Last week, after a long hiatus, we had a Hollywood Happy Hour Holiday Bash and it was awesome. Over a hundred lovely folks from all areas of the industry popped in over the course of the night and enjoyed happy hour food, drinks, and mostly networking. Of course, “networking” is a word that strikes terror into the hearts of many, so I like to call what we do a “schmoozefest,” but really, it is networking, no matter what outfit we try to put on it.

While most everyone at HHH was really great (or at least above average) at networking, there were several folks who were just really, really bad at it. And as with most experiences in my life, I never live through them without thinking, “How can this help the readers of The Actors Voice? Where’s the lesson in all of this?” So, let’s first review some of the finer points in my archived column on “How to Work the Room.”

Choose the right scene. Make sure you’re not setting yourself up for failure by showing up at a place that is too cool for you (or an event that’s not cool enough for you). The mismatch will be what we see and feel in you and it’ll be what you remember about the event. Know your speed and go there. That doesn’t mean, “Get trapped in a comfort zone,” but it does mean, “Don’t go to a velvet rope party if you’d rather hang out at a place with peanut shells on the floor.”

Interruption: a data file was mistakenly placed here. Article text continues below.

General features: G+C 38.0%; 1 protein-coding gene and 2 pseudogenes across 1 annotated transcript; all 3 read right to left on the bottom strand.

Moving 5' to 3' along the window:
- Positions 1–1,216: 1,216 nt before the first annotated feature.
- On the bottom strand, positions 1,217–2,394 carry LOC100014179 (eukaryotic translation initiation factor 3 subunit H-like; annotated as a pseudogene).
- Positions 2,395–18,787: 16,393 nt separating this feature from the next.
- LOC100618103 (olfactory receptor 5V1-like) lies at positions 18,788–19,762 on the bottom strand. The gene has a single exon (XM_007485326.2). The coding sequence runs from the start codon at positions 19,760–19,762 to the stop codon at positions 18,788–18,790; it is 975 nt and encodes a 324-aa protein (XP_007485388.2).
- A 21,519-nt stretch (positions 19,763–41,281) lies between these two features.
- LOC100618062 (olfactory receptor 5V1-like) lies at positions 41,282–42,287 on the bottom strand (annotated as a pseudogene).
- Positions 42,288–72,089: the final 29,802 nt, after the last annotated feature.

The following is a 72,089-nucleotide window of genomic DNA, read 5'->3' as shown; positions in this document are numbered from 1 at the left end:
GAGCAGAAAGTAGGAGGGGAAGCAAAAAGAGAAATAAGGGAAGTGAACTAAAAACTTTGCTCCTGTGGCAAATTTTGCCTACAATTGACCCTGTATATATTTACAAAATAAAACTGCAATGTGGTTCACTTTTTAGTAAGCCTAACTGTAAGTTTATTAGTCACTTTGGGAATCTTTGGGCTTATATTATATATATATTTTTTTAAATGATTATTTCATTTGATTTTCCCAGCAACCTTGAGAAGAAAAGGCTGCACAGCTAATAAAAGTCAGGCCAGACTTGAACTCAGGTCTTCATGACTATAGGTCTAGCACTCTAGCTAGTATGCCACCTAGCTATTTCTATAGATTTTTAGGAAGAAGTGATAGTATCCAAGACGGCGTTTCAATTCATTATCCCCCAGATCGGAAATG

Do your homework. If there’s anything you can figure out about the people you’re meeting before you meet them, do so. This is the point the person who most pissed me off at HHH violated (yes, really). You know I’m going to be there. I’m co-creator of the networking group itself, and it’s due to my promo blasts that you even know this thing is happening. So, dude, Google me. Don’t come up, shake my hand, and ask, “So how do I get in on projects you’re casting?” No. No, no, no, no, no. I’ve — many times — posted info online about exactly how that process happens. Why waste your facetime with me asking about something you could’ve learned before we met?